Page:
In the midst of the most horrible conditions, there emerged a remarkable humane society of prisoners, all made possible because of the effect of this one prisoner who gave his life for them to live.[i]
Friends: I know I shared that story once before here at Trinity. But I shared it again this morning for two reasons. One, it is a powerful illustration of love. But two, because I cannot share with you – due to confidentiality – the numerous stories that I wish I could tell about the ways in which you all have cared and sacrificed for one another. For the sick, for the poor, for the grieving; for those with mental health or addiction struggles who are part of our Trinity family. And pretty much every week, as I talk with those folks and check in with them, they share with me how someone here at Trinity has reached out to them: taking them to lunch, taken them to the store or to get groceries, taken them to the doctor, spent time listening to them. Members of this congregation have even welcomed others in our congregation into their homes when they had nowhere to go. We have become family to one another and freely sacrificed time, money and energy to love one another. We are what God’s love looks like.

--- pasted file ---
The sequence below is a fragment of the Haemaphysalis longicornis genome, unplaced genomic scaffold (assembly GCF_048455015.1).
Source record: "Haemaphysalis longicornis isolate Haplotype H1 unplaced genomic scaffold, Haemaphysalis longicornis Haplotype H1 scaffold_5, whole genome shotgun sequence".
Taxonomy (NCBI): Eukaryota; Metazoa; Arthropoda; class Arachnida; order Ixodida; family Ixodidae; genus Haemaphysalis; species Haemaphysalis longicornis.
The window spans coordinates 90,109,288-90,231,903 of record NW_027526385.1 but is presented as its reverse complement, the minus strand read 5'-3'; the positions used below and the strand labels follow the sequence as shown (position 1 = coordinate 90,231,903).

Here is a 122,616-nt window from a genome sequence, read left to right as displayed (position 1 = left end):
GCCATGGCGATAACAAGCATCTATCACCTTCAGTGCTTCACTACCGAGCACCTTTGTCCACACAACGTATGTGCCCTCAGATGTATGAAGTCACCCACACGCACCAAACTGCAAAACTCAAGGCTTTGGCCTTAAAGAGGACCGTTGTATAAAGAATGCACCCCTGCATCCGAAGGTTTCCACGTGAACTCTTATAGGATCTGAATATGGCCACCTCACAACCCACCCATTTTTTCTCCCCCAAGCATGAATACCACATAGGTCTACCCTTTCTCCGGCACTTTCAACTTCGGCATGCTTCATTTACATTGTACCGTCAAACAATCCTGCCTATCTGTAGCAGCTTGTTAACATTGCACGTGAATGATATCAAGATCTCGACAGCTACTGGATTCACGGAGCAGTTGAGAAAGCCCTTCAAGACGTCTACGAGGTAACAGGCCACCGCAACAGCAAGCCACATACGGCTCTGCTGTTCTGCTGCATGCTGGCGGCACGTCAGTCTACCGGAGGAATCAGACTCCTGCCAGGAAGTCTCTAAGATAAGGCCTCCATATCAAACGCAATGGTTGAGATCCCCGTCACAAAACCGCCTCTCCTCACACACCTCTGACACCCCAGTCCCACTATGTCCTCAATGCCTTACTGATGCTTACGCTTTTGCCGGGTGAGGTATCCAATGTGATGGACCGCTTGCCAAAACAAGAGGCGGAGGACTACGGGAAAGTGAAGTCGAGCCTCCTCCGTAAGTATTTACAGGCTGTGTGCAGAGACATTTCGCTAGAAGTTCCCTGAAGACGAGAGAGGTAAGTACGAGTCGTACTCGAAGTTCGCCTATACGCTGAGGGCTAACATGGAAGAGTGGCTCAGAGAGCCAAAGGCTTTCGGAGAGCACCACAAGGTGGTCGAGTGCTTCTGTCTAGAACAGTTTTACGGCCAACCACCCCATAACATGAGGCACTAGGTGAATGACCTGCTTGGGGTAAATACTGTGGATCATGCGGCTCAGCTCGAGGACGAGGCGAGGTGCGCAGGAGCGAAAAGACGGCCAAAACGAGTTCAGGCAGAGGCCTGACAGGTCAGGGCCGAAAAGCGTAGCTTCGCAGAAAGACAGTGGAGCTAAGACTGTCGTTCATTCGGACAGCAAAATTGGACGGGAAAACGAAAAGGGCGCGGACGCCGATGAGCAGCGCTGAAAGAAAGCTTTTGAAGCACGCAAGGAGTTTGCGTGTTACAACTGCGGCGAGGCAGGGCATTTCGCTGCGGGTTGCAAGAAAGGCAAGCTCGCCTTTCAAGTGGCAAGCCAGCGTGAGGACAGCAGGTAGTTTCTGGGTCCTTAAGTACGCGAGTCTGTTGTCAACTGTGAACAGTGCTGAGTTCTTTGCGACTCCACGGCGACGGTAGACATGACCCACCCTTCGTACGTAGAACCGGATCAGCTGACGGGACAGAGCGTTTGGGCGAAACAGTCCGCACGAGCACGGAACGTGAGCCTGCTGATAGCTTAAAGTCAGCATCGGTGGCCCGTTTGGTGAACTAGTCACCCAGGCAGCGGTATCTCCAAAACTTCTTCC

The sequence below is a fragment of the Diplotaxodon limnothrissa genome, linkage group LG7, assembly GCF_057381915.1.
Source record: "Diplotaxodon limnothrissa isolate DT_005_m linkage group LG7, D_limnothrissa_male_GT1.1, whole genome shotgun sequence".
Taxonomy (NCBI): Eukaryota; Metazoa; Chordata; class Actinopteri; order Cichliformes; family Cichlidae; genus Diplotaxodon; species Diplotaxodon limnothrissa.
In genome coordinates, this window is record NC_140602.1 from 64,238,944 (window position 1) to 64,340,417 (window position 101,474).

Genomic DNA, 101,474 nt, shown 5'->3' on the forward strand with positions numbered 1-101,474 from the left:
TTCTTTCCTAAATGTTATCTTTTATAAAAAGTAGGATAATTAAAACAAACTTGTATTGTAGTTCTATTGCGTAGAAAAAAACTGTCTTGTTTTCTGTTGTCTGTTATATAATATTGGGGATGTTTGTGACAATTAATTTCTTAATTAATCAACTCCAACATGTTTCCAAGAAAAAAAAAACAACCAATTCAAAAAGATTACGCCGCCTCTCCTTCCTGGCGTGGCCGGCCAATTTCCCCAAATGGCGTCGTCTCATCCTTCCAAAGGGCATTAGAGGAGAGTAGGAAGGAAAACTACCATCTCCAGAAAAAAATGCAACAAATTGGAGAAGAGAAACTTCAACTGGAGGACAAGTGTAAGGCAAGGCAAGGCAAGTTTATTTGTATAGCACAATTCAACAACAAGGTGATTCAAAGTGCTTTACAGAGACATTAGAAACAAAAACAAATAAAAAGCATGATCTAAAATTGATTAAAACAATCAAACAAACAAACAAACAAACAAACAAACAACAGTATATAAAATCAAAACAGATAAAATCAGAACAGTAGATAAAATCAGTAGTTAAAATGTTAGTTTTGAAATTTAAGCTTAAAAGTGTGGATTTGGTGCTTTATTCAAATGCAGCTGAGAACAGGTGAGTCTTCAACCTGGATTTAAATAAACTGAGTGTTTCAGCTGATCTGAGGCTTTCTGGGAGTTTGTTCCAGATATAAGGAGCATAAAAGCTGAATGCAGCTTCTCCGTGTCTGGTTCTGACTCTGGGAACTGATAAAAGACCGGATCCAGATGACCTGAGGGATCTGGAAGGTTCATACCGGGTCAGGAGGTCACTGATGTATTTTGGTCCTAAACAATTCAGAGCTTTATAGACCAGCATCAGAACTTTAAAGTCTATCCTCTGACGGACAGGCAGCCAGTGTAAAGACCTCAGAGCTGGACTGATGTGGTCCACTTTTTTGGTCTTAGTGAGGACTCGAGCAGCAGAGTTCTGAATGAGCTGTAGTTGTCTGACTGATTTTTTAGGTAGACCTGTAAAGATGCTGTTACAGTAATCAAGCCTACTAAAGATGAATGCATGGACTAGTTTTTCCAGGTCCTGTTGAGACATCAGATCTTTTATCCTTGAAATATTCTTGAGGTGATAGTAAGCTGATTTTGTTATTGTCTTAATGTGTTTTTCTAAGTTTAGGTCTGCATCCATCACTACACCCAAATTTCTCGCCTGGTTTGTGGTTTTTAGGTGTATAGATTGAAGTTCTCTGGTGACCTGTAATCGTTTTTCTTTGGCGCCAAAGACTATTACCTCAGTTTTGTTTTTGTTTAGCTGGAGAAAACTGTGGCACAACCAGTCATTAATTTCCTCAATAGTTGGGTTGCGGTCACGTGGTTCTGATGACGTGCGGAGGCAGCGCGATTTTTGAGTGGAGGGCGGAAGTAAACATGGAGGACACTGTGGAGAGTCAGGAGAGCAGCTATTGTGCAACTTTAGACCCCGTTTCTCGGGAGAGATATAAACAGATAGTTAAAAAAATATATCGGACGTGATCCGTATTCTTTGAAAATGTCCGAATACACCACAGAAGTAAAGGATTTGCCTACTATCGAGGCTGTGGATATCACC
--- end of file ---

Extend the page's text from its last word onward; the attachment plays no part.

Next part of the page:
And I want to continue to encourage you to live and to love in that way. It asks a great deal of us. It’s not always easy or convenient and it is often exhausting. But it is the revelation of God’s love. Through the gift of the Spirit and through our commitment to be the body of Christ, we are – like Jesus whose birth we will soon celebrate – we are incarnating the love of God. As I so often say: Christianity is not a belief system. It is a relational system; it is all about our relationships with God and with one another. So beloved Trinity, as the evangelist writes, “…if we love one another, God lives in us, and his love is perfected in us.”[ii] Do not grow weary or discouraged because the God who is and who was and who is to come is coming into the world, bringing light into darkness, through us.
[i] The Challenge of Diversity: The Witness of Paul and the Gospels by David Rhoads; Fortress Press; 1996; pp. 73-74.
[ii] 1 John 4:12b